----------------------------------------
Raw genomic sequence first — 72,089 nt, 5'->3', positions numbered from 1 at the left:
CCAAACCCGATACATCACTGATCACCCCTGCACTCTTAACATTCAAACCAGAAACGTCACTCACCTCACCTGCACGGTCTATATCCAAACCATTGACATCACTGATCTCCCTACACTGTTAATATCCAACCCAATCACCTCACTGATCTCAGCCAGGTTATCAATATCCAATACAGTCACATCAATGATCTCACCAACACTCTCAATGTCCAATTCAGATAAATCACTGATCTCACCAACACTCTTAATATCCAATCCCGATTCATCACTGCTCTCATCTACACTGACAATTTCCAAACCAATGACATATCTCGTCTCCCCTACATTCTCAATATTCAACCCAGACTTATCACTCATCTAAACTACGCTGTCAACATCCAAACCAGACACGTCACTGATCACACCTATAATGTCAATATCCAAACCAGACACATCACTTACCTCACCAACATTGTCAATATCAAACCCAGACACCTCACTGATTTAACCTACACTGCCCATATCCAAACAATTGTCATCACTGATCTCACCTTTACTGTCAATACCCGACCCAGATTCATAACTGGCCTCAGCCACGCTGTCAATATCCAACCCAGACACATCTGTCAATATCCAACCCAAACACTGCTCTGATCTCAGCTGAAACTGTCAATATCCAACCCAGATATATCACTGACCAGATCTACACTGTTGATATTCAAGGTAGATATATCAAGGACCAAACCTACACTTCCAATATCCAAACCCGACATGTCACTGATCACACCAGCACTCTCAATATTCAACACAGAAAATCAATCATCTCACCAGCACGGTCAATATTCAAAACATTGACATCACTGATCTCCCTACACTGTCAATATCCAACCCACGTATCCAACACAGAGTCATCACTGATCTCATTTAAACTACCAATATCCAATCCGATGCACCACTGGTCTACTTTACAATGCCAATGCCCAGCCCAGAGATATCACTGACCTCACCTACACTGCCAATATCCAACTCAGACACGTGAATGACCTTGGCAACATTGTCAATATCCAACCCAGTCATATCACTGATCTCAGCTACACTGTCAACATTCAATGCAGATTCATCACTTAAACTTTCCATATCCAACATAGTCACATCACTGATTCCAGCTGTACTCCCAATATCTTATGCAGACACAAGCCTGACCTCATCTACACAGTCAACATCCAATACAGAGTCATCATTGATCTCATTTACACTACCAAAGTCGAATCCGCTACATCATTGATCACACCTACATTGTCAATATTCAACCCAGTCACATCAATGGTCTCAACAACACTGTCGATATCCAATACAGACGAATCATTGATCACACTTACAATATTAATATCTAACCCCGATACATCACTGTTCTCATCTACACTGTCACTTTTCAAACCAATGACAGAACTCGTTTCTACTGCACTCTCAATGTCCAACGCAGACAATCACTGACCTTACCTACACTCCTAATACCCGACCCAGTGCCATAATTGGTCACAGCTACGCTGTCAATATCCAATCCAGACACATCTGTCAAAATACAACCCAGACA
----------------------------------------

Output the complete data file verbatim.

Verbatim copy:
Raw genomic sequence first — 72,089 nt, 5'->3', positions numbered from 1 at the left:
CCAAACCCGATACATCACTGATCACCCCTGCACTCTTAACATTCAAACCAGAAACGTCACTCACCTCACCTGCACGGTCTATATCCAAACCATTGACATCACTGATCTCCCTACACTGTTAATATCCAACCCAATCACCTCACTGATCTCAGCCAGGTTATCAATATCCAATACAGTCACATCAATGATCTCACCAACACTCTCAATGTCCAATTCAGATAAATCACTGATCTCACCAACACTCTTAATATCCAATCCCGATTCATCACTGCTCTCATCTACACTGACAATTTCCAAACCAATGACATATCTCGTCTCCCCTACATTCTCAATATTCAACCCAGACTTATCACTCATCTAAACTACGCTGTCAACATCCAAACCAGACACGTCACTGATCACACCTATAATGTCAATATCCAAACCAGACACATCACTTACCTCACCAACATTGTCAATATCAAACCCAGACACCTCACTGATTTAACCTACACTGCCCATATCCAAACAATTGTCATCACTGATCTCACCTTTACTGTCAATACCCGACCCAGATTCATAACTGGCCTCAGCCACGCTGTCAATATCCAACCCAGACACATCTGTCAATATCCAACCCAAACACTGCTCTGATCTCAGCTGAAACTGTCAATATCCAACCCAGATATATCACTGACCAGATCTACACTGTTGATATTCAAGGTAGATATATCAAGGACCAAACCTACACTTCCAATATCCAAACCCGACATGTCACTGATCACACCAGCACTCTCAATATTCAACACAGAAAATCAATCATCTCACCAGCACGGTCAATATTCAAAACATTGACATCACTGATCTCCCTACACTGTCAATATCCAACCCACGTATCCAACACAGAGTCATCACTGATCTCATTTAAACTACCAATATCCAATCCGATGCACCACTGGTCTACTTTACAATGCCAATGCCCAGCCCAGAGATATCACTGACCTCACCTACACTGCCAATATCCAACTCAGACACGTGAATGACCTTGGCAACATTGTCAATATCCAACCCAGTCATATCACTGATCTCAGCTACACTGTCAACATTCAATGCAGATTCATCACTTAAACTTTCCATATCCAACATAGTCACATCACTGATTCCAGCTGTACTCCCAATATCTTATGCAGACACAAGCCTGACCTCATCTACACAGTCAACATCCAATACAGAGTCATCATTGATCTCATTTACACTACCAAAGTCGAATCCGCTACATCATTGATCACACCTACATTGTCAATATTCAACCCAGTCACATCAATGGTCTCAACAACACTGTCGATATCCAATACAGACGAATCATTGATCACACTTACAATATTAATATCTAACCCCGATACATCACTGTTCTCATCTACACTGTCACTTTTCAAACCAATGACAGAACTCGTTTCTACTGCACTCTCAATGTCCAACGCAGACAATCACTGACCTTACCTACACTCCTAATACCCGACCCAGTGCCATAATTGGTCACAGCTACGCTGTCAATATCCAATCCAGACACATCTGTCAAAATACAACCCAGACA